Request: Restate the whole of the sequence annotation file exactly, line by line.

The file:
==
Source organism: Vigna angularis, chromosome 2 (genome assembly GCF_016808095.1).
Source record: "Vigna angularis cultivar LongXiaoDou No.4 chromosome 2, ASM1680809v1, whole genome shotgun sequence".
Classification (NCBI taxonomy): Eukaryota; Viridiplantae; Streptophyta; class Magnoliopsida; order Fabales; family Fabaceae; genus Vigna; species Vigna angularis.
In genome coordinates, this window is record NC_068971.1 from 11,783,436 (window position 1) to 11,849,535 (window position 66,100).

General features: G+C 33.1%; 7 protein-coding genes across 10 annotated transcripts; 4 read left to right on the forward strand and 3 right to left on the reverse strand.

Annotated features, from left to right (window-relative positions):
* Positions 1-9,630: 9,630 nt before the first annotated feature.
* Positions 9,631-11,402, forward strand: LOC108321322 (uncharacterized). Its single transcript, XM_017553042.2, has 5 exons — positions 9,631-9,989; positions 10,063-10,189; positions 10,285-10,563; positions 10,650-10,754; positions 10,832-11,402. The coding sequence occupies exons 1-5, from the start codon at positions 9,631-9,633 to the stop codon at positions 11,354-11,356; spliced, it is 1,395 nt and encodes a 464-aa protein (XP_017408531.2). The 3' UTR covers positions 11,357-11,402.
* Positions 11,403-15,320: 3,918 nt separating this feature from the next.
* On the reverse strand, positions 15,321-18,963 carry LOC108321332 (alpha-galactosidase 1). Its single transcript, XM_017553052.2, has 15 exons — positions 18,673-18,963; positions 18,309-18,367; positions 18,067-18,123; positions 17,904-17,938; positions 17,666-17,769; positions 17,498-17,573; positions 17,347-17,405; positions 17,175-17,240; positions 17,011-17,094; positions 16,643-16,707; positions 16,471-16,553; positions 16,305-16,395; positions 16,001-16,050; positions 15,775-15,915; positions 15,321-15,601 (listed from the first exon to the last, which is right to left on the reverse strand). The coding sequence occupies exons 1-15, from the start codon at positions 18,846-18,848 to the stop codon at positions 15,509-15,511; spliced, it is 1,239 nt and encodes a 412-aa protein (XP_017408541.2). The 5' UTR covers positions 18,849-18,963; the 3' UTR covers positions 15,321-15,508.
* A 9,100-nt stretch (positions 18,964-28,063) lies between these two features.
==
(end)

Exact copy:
Source organism: Vigna angularis, chromosome 2 (genome assembly GCF_016808095.1).
Source record: "Vigna angularis cultivar LongXiaoDou No.4 chromosome 2, ASM1680809v1, whole genome shotgun sequence".
Classification (NCBI taxonomy): Eukaryota; Viridiplantae; Streptophyta; class Magnoliopsida; order Fabales; family Fabaceae; genus Vigna; species Vigna angularis.
In genome coordinates, this window is record NC_068971.1 from 11,783,436 (window position 1) to 11,849,535 (window position 66,100).

General features: G+C 33.1%; 7 protein-coding genes across 10 annotated transcripts; 4 read left to right on the forward strand and 3 right to left on the reverse strand.

Annotated features, from left to right (window-relative positions):
* Positions 1-9,630: 9,630 nt before the first annotated feature.
* Positions 9,631-11,402, forward strand: LOC108321322 (uncharacterized). Its single transcript, XM_017553042.2, has 5 exons — positions 9,631-9,989; positions 10,063-10,189; positions 10,285-10,563; positions 10,650-10,754; positions 10,832-11,402. The coding sequence occupies exons 1-5, from the start codon at positions 9,631-9,633 to the stop codon at positions 11,354-11,356; spliced, it is 1,395 nt and encodes a 464-aa protein (XP_017408531.2). The 3' UTR covers positions 11,357-11,402.
* Positions 11,403-15,320: 3,918 nt separating this feature from the next.
* On the reverse strand, positions 15,321-18,963 carry LOC108321332 (alpha-galactosidase 1). Its single transcript, XM_017553052.2, has 15 exons — positions 18,673-18,963; positions 18,309-18,367; positions 18,067-18,123; positions 17,904-17,938; positions 17,666-17,769; positions 17,498-17,573; positions 17,347-17,405; positions 17,175-17,240; positions 17,011-17,094; positions 16,643-16,707; positions 16,471-16,553; positions 16,305-16,395; positions 16,001-16,050; positions 15,775-15,915; positions 15,321-15,601 (listed from the first exon to the last, which is right to left on the reverse strand). The coding sequence occupies exons 1-15, from the start codon at positions 18,846-18,848 to the stop codon at positions 15,509-15,511; spliced, it is 1,239 nt and encodes a 412-aa protein (XP_017408541.2). The 5' UTR covers positions 18,849-18,963; the 3' UTR covers positions 15,321-15,508.
* A 9,100-nt stretch (positions 18,964-28,063) lies between these two features.